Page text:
Friday, April 17, 2020

Green Phoenix - 1633 Review

DavidWebberEricFlint 1633.jpgLast July, I released my review of Eric Flint's first novel in the Ring of Fire series, 1632. I expressed at the time how I wanted to review and show off all the books in the series, as it has long held the position of my favorite literary series of all time.

But for whatever reason, I never did get around to reviewing the sequels to 1632. Of course, the series is quite prodigious, with more than 2 dozen books and hundreds of associated short stories through the Grantville Gazettes. So going book by book like I often do with my reviews of film series would be rather ridiculous and completely dominate the majority of weeks that I have access to with the website.

But I do want to get through  and review each o f the series' main titles at some point or another. And it is with that spirit in mind, that I will take a look at the second book in the Ring of Fire series, published in 2002, 1633.

This is the book that truly lays the groundwork for the rest of how the Ring of Fire series is written. While 1632 might have introduced us to the world, it is 1633 that solidified and established the outside world with sufficient enough details for future arcs and story lines to be expanded upon.

***
  • Written by Eric Flint
  • Second in the Ring of Fire series
  • Available in Hardback, Paperback, and E-Book
  • 673 pages (paperback)
***

REVIEW

1633 reintroduces us into its alternate history of Early Modern Europe in a rather subtle fashion and utilizes the authors distinct approach to world-building, with ground-eyed views by common everyday characters and deep background references, to flesh out a monstrous series of plots and subplots which the succeeding 1634 novels will then resolve or continue upon.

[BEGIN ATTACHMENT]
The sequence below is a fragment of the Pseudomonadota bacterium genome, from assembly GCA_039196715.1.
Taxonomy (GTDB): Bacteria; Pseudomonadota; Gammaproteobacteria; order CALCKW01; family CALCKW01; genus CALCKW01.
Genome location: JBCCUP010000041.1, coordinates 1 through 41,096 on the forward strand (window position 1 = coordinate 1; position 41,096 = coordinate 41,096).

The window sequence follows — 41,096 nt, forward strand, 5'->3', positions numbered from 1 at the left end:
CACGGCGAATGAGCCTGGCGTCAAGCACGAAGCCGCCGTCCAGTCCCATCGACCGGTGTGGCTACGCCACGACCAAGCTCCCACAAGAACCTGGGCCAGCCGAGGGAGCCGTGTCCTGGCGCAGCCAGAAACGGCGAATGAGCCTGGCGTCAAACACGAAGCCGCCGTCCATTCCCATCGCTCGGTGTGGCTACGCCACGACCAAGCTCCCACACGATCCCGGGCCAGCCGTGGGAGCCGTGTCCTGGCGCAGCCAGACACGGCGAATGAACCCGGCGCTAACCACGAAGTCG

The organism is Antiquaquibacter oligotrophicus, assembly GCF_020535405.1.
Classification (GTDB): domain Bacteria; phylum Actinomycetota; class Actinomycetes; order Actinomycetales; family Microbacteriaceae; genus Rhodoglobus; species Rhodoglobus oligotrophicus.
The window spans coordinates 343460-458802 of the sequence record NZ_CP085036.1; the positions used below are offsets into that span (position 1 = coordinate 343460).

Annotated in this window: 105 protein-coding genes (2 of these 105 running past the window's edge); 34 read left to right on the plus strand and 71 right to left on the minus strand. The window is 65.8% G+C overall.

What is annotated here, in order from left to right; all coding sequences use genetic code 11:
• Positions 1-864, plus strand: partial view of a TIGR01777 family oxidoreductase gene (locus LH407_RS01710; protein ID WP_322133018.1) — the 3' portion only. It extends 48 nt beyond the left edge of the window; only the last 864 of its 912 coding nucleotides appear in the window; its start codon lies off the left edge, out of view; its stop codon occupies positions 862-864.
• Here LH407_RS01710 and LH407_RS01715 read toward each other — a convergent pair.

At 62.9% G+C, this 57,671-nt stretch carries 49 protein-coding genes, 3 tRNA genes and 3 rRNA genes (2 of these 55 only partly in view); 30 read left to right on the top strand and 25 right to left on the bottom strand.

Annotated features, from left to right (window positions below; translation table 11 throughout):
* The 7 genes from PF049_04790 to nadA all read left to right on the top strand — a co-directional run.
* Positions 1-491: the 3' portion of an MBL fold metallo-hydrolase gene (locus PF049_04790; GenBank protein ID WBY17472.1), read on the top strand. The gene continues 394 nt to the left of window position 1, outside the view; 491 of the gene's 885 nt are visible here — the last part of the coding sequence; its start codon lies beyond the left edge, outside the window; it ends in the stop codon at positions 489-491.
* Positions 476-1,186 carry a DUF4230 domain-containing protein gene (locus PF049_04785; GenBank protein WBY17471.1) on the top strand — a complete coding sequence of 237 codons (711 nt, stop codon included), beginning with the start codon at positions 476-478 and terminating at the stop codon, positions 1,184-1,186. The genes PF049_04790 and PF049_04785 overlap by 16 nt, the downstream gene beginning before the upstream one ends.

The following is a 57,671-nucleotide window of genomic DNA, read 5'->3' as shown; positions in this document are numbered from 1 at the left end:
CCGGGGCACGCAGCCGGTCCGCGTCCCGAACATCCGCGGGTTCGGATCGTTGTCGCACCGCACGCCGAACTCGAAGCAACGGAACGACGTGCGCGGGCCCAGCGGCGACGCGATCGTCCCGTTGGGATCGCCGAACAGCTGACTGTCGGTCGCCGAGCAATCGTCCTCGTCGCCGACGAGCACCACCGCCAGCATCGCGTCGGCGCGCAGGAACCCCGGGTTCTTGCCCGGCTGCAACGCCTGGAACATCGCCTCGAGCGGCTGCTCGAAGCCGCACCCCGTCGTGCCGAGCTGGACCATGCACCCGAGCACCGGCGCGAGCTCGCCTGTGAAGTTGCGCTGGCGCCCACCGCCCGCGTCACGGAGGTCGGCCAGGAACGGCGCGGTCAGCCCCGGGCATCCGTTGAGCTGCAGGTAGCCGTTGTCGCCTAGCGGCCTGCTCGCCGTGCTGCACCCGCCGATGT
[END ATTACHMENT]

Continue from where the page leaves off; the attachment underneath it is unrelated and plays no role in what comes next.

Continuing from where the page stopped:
The story starts us only a few months after the conclusion of 1632. The arrival of the Americans and their alliance with the Swedish king Gustavus Adolphus as fundamentally shifted the political landscape of Europe. Their Confederated Principalities of Europe, a hodge-podge collection of German states nominally under the control of the Swedes and Americans led by Mike Stearns, continues to struggle with political and cultural unity as their neighbors begin to take notice of the fledgling nation now popping up in Central Europe.


Cardinal de Richelieu mg 0053.jpg
Cardinal Richelieu
In an effort to stem the tide, Rebecca Stearns, Michael Stearns wife, leads a diplomatic mission across Western Europe, traveling to France, the Spanish Netherlands, Holland, and England, with the hopes of ensuring continued peace. What she discovers instead is an insidious plot by Cardinal Richelieu, the political power behind the French throne, to create a grand alliance of nations. The alliances sole goal is nothing less than the elimination of the Confederated Principalities of Europe and the Americans in particular.

Now with war on the horizon and his family and friends scattered across Europe, Mike Stearns and the Swedish king will have to unite their fledgling confederacy of states and rely on every resource they can get their hands on. From the army of the irascible Frank Jackson, to the still developing Ironclad Navy led by Admrial John Simpson, Stearns' former political rival, to the surprising introduction of a new American Air Force, led by Col. Jesses Woods and Down-time born Hans Richter. But the greatest support that Gustavus and Mike might have is in their most dangerous ally. The Iron Lady of a new Germany, Gretchen Richter, a former camp follower who has become the voice of the Committee of Correspondence, a "radical" pro-democracy organization that frightens its allies almost as much as its enemies. With a world war on the horizon, it may be in the radicals that a new German and American future could be forged.